Anyway, instead of denying them (and me) their play-date, I decided to have a mini family meeting and a few role-plays about their behavior and my expectations for them. It was so cute to have my older 5-year-old son take the lead on the role-plays and the several different problem-solving ideas he had for the evening.

For instance, I asked them, "What will you do if your friend doesn't want to share his toy that he's playing with?”  Greyson replies, "If he doesn't want to share, I'll ask him which toys I can play with?” Greyson went on to say, "Or I'll ask him when will it be my turn?”

I then proceeded to ask, “What will happen if Reid says, "Stupid?”  Greyson said, "I'll whisper in his ear and remind him we use the word silly instead."

We then role-played the dinner scenario and practiced our manners. I was beginning to wonder if I had gone a little overboard with all the "talking" and role-playing?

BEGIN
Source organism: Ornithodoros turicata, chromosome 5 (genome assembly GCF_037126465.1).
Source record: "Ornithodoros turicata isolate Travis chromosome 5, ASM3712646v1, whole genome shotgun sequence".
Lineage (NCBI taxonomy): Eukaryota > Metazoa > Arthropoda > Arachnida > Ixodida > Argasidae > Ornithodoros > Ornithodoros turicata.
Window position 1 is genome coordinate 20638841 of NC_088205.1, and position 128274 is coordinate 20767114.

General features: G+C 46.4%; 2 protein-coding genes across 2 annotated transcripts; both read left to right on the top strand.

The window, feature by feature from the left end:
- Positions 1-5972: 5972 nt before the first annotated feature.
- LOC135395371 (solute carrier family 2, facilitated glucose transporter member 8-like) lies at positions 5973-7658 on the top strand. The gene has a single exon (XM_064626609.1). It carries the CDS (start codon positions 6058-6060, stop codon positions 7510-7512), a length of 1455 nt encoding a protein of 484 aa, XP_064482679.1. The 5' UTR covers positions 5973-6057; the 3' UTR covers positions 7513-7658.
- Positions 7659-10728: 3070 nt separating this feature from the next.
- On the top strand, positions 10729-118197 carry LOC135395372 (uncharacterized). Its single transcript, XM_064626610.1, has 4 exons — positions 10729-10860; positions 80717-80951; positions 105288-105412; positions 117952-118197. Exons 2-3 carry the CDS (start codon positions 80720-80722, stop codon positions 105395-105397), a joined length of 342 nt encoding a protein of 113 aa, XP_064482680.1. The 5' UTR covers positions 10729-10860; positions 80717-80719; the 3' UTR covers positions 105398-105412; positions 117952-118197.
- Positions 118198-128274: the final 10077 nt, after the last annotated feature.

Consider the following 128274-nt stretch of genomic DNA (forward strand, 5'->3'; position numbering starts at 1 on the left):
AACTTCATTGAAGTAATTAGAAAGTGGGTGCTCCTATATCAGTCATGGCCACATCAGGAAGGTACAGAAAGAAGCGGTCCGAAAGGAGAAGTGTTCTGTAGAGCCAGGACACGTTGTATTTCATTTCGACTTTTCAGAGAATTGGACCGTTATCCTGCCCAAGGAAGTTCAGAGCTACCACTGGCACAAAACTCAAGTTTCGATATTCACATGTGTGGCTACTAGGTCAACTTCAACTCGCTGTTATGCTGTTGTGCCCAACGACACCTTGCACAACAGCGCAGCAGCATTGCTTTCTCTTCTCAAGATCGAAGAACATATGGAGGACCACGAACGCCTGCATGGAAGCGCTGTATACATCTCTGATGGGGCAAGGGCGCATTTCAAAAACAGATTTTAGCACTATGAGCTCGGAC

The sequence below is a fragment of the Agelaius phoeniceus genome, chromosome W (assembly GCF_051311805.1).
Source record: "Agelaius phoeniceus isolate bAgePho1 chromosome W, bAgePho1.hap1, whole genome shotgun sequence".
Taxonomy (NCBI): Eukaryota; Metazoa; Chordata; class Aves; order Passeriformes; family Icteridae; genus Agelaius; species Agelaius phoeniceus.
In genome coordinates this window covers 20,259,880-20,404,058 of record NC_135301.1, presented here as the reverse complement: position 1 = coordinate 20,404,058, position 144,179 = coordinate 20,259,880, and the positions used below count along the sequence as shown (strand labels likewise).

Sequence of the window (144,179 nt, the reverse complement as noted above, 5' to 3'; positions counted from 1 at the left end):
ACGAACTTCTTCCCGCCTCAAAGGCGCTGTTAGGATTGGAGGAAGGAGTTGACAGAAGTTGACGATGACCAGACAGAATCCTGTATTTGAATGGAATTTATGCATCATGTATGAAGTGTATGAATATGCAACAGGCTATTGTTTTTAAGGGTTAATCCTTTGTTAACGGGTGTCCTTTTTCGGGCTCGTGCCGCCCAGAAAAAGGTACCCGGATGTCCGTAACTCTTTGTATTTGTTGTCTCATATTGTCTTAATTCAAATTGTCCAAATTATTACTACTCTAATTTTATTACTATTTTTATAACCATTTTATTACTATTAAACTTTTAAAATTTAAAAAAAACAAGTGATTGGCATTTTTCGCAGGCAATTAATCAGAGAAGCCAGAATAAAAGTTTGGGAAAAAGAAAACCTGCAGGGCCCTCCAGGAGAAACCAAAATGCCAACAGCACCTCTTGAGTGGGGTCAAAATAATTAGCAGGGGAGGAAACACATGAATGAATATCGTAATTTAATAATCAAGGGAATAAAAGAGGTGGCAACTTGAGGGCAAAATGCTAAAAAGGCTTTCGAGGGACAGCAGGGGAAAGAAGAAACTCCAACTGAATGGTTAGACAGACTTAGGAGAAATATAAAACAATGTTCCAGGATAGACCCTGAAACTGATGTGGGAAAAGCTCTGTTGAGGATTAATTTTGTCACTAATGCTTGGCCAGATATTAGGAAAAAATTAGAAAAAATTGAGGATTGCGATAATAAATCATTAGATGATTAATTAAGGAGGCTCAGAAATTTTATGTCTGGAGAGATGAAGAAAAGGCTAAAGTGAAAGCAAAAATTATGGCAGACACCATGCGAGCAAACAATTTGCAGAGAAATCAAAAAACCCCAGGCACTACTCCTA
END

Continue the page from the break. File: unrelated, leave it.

After everything was said and done, my neighbor said they had a great night and were very well behaved. I was proud, relieved, and once again excited to see another Positive Discipline tool working at its best.

This week’s tool card was yet another reminder that our childreneven as young as 3-years and 5-years-oldare wonderful problem solvers. For the most part they had better problem solving solutions and strategy's than I would have thought of in a lecture. Note to selfdon't underestimate the minds and creativity of our children. They're better at solving their problems than we are. And they'll also follow through when it is their ideas.